Litigation: What It Is and How to Prepare in Arizona

Lawyer With Document And Pen

Litigation is a way to solve legal disputes through the court system that involves a trial. There are two basic types of cases that are heard in court. Criminal cases involve prosecuting defendants for alleged crimes. By contrast, civil litigation involves one private party suing another for damages or other relief stemming from a legal dispute.

Commercial litigation is a specific type of civil litigation that pertains to commercial disputes. Unlike some other forms of litigation, commercial litigation can involve complex issues with a considerable amount of money at stake. At the same time, parties often have an incentive to resolve their commercial disputes in a mutually beneficial manner out of court to preserve their business relationship.

Bringing a Civil Lawsuit

There are several procedural steps that need to be taken before a trial. In particular:

– The plaintiff must file a complaint with the clerk of the court. The complaint lays out in detail every allegation that the plaintiff is making and the legal foundation for those allegations. Note that under Arizona law, the plaintiff must state whether the case is eligible for arbitration. In addition, the plaintiff must deliver a copy of the complaint and a court summons to the defendant. This is called “service of process.”

– The defendant must file a written answer to the complaint, in which the defendant must admit or deny every allegation made. A defendant has 20 days after being served with the complaint to file an answer. If a defendant does not file an answer within the allotted time, the court may enter a default judgment for the plaintiff.

– The parties then exchange relevant information about the dispute through what is known as the discovery process. During discovery, each side seeks to obtain the evidence required to make their case at trial. There are several types of discovery, including oral and written depositions, written questions in the form of interrogatories, requests for admissions, and requests for production of documents. The discovery process is important because it helps the parties gauge the strengths and weaknesses of their arguments, and the other side’s arguments, based on the facts that come to light. During or after discovery, one or both sides might ask the court for a ruling in their favor without a full trial, called summary judgment, if they think they will win on all or some of their claims even if the fact-finder believes everything the other side says.  

– Also during discovery, the parties usually discuss settling the case out of court. This option can save everyone involved time and money. If settlement negotiations fail, the case goes to trial.

Preparing for Trial

To prepare for trial:

Read the Complaint Carefully

Read the complaint no matter which side you are on because it contains the allegations you need to prove if you are the plaintiff or defend against if you are the defendant. Identify all the evidence required to make your case. Also consider how circumstances may have changed since the complaint was filed, and how this may affect the case.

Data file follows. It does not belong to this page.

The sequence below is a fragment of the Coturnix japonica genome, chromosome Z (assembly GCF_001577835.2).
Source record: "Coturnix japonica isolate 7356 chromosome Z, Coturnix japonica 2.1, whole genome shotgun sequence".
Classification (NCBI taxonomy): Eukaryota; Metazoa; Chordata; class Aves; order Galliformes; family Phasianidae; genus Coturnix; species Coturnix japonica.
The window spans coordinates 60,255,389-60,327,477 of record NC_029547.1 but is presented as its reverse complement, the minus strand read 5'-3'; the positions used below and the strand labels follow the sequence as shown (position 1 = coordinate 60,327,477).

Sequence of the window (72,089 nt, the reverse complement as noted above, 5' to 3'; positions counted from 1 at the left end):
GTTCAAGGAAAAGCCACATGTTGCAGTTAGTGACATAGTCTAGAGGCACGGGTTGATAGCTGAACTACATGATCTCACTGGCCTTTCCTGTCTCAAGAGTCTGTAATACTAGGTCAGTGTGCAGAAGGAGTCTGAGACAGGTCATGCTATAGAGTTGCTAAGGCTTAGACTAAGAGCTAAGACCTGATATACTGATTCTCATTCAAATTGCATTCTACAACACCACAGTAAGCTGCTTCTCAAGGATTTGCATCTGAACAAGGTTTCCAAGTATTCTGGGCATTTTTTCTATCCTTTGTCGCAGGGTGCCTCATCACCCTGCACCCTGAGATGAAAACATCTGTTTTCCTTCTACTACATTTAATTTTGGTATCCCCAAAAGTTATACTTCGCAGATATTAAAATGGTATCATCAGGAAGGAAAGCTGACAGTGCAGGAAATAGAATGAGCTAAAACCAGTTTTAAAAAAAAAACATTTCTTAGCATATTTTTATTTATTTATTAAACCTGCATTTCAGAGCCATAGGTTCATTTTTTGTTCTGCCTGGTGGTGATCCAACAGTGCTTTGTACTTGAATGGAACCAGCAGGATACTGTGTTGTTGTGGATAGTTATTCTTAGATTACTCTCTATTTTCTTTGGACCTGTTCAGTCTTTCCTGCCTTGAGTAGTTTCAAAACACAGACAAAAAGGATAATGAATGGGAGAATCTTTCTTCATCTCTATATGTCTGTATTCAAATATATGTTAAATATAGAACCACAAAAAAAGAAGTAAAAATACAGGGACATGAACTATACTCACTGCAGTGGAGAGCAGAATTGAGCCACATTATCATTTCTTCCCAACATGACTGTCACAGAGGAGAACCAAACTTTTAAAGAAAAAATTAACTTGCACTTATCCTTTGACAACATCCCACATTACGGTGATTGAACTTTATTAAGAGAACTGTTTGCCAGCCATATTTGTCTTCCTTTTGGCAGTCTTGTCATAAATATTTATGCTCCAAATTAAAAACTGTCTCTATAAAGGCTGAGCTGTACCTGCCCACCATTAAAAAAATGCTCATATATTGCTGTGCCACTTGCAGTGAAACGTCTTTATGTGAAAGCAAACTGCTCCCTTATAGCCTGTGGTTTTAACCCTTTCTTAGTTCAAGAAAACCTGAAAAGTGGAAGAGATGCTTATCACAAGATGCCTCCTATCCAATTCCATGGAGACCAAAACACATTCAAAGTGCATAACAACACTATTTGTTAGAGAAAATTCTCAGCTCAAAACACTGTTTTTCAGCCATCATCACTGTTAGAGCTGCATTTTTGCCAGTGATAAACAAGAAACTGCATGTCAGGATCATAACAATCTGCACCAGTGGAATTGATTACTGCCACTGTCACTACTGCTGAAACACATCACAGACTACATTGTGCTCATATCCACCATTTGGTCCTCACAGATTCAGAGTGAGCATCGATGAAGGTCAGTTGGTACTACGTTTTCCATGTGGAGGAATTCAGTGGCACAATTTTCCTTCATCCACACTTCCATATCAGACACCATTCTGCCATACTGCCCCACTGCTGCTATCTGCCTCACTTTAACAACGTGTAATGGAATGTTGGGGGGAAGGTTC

Collect and Study All Written Documents Involving the Parties

Written communications and other documents involving the parties – especially a contract if one is in dispute – may be central to the case. You must be familiar with them, including any letters, emails, or other written correspondence between you and the opposing party or parties that could impact how a judge or jury sees the facts.  Having written evidence is especially helpful in cases because they are looked on as more reliable than someone’s testimony.

Go Over the Strengths and Weaknesses of Your Case With Your Attorney

It is hard to evaluate the strength of your position objectively. Your attorney knows the law and will provide an objective opinion. He or she can also help brainstorm ways to bolster your position and undermine the opposing one, including pointing out any inconsistencies in your version of the facts and identifying evidence that would help prove your case. In addition, your attorney can advise you whether to try to settle the case before trial.

Help Your Attorney Identify Witnesses

As the client, you may be aware of potential witnesses or have information that could be valuable. Discuss these with your attorney to determine if they would be helpful. People with first-hand knowledge of an incident or other important facts are especially important. If possible, avoid witnesses who might have a reason to lie, as the opposing attorney is sure to bring this up on cross-examination. 

Contact Counxel Legal Firm

If you would like to talk to an attorney about an issue pertaining to a litigation matter, contact us at (480) 744-6621 or at request@counxel.com. Don’t forget to check out the good things that others are saying about the services they received from Timothy Coons on Google.

This article is intended for informational purposes only and does not constitute legal advice for your specific situation. Use of and access to this article does not create an attorney-client relationship between you and Counxel Legal Firm. Please contact request@counxel.com or (480) 744-6621 to request specific information for your situation.

*Conveniently located off the 101 Freeway and the US 60 in the middle of Phoenix, Scottsdale, Tempe, Chandler, Gilbert, Mesa, and Queen Creek!

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